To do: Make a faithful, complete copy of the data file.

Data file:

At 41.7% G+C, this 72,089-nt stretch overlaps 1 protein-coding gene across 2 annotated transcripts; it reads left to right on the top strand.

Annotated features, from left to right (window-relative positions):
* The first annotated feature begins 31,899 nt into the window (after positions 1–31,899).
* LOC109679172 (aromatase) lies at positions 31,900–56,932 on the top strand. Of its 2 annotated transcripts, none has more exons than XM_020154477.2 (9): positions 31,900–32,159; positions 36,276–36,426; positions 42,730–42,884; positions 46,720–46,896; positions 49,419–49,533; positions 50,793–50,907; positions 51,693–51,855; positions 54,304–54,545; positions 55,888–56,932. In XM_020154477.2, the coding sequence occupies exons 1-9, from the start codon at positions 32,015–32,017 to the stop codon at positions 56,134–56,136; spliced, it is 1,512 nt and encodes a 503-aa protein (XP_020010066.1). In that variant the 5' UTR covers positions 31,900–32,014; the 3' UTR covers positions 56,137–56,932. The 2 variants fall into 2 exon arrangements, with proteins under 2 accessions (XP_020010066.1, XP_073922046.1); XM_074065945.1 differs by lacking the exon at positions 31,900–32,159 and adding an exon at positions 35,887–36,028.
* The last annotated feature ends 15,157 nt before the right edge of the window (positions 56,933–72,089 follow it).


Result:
At 41.7% G+C, this 72,089-nt stretch overlaps 1 protein-coding gene across 2 annotated transcripts; it reads left to right on the top strand.

Annotated features, from left to right (window-relative positions):
* The first annotated feature begins 31,899 nt into the window (after positions 1–31,899).
* LOC109679172 (aromatase) lies at positions 31,900–56,932 on the top strand. Of its 2 annotated transcripts, none has more exons than XM_020154477.2 (9): positions 31,900–32,159; positions 36,276–36,426; positions 42,730–42,884; positions 46,720–46,896; positions 49,419–49,533; positions 50,793–50,907; positions 51,693–51,855; positions 54,304–54,545; positions 55,888–56,932. In XM_020154477.2, the coding sequence occupies exons 1-9, from the start codon at positions 32,015–32,017 to the stop codon at positions 56,134–56,136; spliced, it is 1,512 nt and encodes a 503-aa protein (XP_020010066.1). In that variant the 5' UTR covers positions 31,900–32,014; the 3' UTR covers positions 56,137–56,932. The 2 variants fall into 2 exon arrangements, with proteins under 2 accessions (XP_020010066.1, XP_073922046.1); XM_074065945.1 differs by lacking the exon at positions 31,900–32,159 and adding an exon at positions 35,887–36,028.
* The last annotated feature ends 15,157 nt before the right edge of the window (positions 56,933–72,089 follow it).